The following is from a recent report by The National Research Council of the National Academy of Sciences. The section below, taken from the Executive Summary, deals with basic principles of appropriately using tests. The report, “High Stakes: Testing for Tracking, Promotion, and Graduation,” is available at www.nap.edu.
- The important thing about a test is not its validity in general, but its validity when used for a specific purpose. Thus, tests that are valid for influencing classroom practice, “leading” the curriculum, or holding schools accountable aren’t appropriate for making high-stakes decisions about individual student mastery unless the curriculum, the teaching, and the test[s] are aligned.
- Tests are not perfect. Test questions are a sample of possible questions that could be asked in a given area. Moreover, a test score is not an exact measure of a student’s knowledge or skills. A student’s score can be expected to vary across different versions of a test — within a margin of error determined by the reliability of the test — as a function of the particular sample of questions asked and/or transitory factors, such as the student’s health on the day of the test. Thus, no single test score can be considered a definitive measure of a student’s knowledge.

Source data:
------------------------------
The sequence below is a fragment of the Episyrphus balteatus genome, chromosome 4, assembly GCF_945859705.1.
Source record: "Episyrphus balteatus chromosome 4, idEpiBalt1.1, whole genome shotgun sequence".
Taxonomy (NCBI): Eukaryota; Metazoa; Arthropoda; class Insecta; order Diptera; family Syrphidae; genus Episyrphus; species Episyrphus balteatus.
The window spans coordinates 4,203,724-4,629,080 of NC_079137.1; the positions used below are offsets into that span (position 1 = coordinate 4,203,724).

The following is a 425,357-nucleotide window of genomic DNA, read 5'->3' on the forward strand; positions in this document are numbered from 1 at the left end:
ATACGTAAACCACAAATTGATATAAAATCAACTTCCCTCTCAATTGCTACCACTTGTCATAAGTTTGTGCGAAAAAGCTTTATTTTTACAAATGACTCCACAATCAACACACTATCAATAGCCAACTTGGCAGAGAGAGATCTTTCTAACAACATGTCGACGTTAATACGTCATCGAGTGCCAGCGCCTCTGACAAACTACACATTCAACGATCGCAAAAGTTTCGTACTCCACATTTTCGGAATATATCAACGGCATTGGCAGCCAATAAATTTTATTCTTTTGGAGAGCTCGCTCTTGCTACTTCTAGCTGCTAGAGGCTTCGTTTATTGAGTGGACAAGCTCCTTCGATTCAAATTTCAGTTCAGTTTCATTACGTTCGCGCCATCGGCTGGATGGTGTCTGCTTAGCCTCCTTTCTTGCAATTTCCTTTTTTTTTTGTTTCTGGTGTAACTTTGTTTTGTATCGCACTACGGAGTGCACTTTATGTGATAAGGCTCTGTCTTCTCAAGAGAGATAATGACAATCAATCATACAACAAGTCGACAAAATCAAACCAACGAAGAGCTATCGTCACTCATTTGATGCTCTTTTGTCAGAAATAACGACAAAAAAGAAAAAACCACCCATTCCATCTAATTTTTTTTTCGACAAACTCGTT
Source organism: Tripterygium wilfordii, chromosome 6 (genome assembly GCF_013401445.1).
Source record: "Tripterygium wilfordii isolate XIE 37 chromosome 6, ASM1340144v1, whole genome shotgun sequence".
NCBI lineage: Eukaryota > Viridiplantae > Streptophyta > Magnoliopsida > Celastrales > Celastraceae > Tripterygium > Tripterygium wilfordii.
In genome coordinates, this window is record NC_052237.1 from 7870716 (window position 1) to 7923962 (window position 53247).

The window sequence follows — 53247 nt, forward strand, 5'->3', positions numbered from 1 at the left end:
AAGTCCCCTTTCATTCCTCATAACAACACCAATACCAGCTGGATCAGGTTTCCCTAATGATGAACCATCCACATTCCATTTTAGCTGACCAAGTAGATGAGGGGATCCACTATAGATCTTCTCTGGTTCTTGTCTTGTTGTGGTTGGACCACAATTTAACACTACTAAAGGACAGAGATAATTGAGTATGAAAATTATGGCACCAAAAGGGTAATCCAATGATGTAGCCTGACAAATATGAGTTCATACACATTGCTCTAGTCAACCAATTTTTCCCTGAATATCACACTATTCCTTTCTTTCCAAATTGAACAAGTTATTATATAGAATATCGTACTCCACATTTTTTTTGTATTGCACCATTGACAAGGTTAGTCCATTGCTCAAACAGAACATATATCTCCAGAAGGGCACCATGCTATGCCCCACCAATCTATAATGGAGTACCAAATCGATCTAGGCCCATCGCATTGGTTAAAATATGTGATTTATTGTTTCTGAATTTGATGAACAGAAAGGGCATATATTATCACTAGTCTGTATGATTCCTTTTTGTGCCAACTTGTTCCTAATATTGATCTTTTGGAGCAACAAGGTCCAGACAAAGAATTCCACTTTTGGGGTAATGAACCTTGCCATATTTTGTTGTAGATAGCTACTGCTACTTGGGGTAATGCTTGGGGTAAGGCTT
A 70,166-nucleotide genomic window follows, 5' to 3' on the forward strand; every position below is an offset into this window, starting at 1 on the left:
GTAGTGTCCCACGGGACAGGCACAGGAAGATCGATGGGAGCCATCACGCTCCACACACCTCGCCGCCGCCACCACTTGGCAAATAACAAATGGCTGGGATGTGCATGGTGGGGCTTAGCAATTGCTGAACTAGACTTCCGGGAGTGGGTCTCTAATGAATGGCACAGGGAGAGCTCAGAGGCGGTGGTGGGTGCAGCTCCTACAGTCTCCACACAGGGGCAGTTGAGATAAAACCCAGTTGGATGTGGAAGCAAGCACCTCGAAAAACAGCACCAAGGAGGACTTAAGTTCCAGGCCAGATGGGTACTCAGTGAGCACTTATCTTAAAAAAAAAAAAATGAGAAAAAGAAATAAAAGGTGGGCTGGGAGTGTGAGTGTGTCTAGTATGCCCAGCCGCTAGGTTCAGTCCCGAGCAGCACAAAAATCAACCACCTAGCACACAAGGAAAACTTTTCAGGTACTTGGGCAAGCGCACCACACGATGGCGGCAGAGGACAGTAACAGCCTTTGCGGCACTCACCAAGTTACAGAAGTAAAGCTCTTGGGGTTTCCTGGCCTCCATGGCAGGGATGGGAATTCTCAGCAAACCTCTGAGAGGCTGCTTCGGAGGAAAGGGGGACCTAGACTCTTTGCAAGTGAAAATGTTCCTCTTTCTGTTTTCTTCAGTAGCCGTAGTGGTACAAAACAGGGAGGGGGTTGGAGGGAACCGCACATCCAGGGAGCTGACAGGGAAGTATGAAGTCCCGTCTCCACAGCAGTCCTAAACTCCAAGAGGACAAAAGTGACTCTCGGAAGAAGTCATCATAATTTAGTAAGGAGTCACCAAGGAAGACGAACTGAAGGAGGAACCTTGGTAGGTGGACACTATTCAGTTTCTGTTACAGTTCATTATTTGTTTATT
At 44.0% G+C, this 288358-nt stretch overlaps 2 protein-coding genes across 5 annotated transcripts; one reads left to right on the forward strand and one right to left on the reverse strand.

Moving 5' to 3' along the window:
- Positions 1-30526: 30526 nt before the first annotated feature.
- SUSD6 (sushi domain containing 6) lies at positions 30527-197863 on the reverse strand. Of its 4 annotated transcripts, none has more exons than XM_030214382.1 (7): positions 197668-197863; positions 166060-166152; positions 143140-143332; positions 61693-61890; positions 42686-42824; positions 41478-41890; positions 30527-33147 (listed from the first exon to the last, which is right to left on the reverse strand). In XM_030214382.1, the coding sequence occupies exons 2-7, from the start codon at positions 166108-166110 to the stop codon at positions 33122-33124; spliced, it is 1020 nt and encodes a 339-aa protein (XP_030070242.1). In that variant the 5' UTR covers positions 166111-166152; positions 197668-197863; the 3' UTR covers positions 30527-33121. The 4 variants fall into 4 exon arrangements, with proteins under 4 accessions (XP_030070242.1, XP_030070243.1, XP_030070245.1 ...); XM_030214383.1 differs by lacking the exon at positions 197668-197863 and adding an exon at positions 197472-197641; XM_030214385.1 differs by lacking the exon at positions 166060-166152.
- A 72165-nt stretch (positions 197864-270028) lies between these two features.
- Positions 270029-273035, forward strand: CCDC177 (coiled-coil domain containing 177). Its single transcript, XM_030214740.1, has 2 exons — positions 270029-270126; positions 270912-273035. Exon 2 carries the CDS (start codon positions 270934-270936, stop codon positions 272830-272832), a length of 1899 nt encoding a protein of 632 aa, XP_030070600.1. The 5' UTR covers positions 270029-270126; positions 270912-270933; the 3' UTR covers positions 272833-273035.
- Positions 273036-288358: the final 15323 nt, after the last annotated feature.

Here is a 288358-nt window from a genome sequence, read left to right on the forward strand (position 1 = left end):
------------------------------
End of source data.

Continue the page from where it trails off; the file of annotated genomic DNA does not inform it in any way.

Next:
- An educational decision that will have a major impact on a test taker should not be made solely or automatically on the basis of a single test score. Other relevant information about the student’s knowledge and skills should also be taken into account.
- Neither a test score nor any other kind of information can justify a bad decision. Research shows that students are typically hurt by simple retention and repetition of a grade in school without remedial and other instructional support services. In the absence of effective services for low-performing students, better tests will not lead to better educational outcomes.